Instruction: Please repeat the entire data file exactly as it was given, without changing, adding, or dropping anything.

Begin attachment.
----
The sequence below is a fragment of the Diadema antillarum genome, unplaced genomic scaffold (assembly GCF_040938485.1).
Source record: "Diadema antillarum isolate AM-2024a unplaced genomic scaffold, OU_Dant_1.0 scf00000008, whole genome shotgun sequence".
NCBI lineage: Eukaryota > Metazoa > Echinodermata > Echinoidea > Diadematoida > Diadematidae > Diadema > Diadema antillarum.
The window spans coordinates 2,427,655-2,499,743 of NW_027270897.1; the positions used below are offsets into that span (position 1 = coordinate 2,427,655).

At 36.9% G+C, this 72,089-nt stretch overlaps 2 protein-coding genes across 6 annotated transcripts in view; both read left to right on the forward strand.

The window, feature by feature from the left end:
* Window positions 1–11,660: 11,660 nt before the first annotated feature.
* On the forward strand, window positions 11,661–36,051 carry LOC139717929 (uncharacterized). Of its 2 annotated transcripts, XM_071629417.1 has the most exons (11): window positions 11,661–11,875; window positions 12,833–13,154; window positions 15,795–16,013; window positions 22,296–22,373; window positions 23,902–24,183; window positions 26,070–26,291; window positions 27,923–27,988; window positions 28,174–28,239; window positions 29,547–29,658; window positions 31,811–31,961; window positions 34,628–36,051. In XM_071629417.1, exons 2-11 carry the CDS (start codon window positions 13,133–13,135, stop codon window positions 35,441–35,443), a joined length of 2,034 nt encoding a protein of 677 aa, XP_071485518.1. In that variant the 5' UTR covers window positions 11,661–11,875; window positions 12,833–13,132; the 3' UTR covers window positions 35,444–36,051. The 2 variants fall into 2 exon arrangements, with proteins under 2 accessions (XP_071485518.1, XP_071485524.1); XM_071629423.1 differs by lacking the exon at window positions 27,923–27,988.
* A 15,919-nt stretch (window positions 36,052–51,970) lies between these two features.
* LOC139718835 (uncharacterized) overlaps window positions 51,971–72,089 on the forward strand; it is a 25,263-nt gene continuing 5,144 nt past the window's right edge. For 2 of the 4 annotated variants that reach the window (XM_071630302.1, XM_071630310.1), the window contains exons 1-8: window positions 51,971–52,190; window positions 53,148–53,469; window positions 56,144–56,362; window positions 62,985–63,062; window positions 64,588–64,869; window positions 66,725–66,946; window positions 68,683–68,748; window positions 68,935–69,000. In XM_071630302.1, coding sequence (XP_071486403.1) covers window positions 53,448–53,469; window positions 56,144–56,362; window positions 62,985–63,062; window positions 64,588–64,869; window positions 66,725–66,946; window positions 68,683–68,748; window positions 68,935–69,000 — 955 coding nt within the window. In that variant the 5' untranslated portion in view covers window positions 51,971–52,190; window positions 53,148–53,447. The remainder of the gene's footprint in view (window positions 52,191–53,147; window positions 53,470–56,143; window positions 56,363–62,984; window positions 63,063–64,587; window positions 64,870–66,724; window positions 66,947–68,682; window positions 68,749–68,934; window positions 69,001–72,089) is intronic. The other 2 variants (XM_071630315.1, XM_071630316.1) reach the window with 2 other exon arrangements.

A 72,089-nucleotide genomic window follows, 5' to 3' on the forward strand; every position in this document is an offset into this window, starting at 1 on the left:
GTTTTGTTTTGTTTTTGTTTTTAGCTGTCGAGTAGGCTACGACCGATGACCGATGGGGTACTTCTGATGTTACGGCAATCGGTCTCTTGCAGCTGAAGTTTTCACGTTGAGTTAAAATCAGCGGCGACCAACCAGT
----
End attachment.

The sequence below is a fragment of the Diadema antillarum genome, unplaced genomic scaffold (assembly GCF_040938485.1).
Source record: "Diadema antillarum isolate AM-2024a unplaced genomic scaffold, OU_Dant_1.0 scf00000008, whole genome shotgun sequence".
NCBI lineage: Eukaryota > Metazoa > Echinodermata > Echinoidea > Diadematoida > Diadematidae > Diadema > Diadema antillarum.
The window spans coordinates 2,427,655-2,499,743 of NW_027270897.1; the positions used below are offsets into that span (position 1 = coordinate 2,427,655).

At 36.9% G+C, this 72,089-nt stretch overlaps 2 protein-coding genes across 6 annotated transcripts in view; both read left to right on the forward strand.

The window, feature by feature from the left end:
* Window positions 1–11,660: 11,660 nt before the first annotated feature.
* On the forward strand, window positions 11,661–36,051 carry LOC139717929 (uncharacterized). Of its 2 annotated transcripts, XM_071629417.1 has the most exons (11): window positions 11,661–11,875; window positions 12,833–13,154; window positions 15,795–16,013; window positions 22,296–22,373; window positions 23,902–24,183; window positions 26,070–26,291; window positions 27,923–27,988; window positions 28,174–28,239; window positions 29,547–29,658; window positions 31,811–31,961; window positions 34,628–36,051. In XM_071629417.1, exons 2-11 carry the CDS (start codon window positions 13,133–13,135, stop codon window positions 35,441–35,443), a joined length of 2,034 nt encoding a protein of 677 aa, XP_071485518.1. In that variant the 5' UTR covers window positions 11,661–11,875; window positions 12,833–13,132; the 3' UTR covers window positions 35,444–36,051. The 2 variants fall into 2 exon arrangements, with proteins under 2 accessions (XP_071485518.1, XP_071485524.1); XM_071629423.1 differs by lacking the exon at window positions 27,923–27,988.
* A 15,919-nt stretch (window positions 36,052–51,970) lies between these two features.
* LOC139718835 (uncharacterized) overlaps window positions 51,971–72,089 on the forward strand; it is a 25,263-nt gene continuing 5,144 nt past the window's right edge. For 2 of the 4 annotated variants that reach the window (XM_071630302.1, XM_071630310.1), the window contains exons 1-8: window positions 51,971–52,190; window positions 53,148–53,469; window positions 56,144–56,362; window positions 62,985–63,062; window positions 64,588–64,869; window positions 66,725–66,946; window positions 68,683–68,748; window positions 68,935–69,000. In XM_071630302.1, coding sequence (XP_071486403.1) covers window positions 53,448–53,469; window positions 56,144–56,362; window positions 62,985–63,062; window positions 64,588–64,869; window positions 66,725–66,946; window positions 68,683–68,748; window positions 68,935–69,000 — 955 coding nt within the window. In that variant the 5' untranslated portion in view covers window positions 51,971–52,190; window positions 53,148–53,447. The remainder of the gene's footprint in view (window positions 52,191–53,147; window positions 53,470–56,143; window positions 56,363–62,984; window positions 63,063–64,587; window positions 64,870–66,724; window positions 66,947–68,682; window positions 68,749–68,934; window positions 69,001–72,089) is intronic. The other 2 variants (XM_071630315.1, XM_071630316.1) reach the window with 2 other exon arrangements.

A 72,089-nucleotide genomic window follows, 5' to 3' on the forward strand; every position in this document is an offset into this window, starting at 1 on the left:
GTTTTGTTTTGTTTTTGTTTTTAGCTGTCGAGTAGGCTACGACCGATGACCGATGGGGTACTTCTGATGTTACGGCAATCGGTCTCTTGCAGCTGAAGTTTTCACGTTGAGTTAAAATCAGCGGCGACCAACCAGT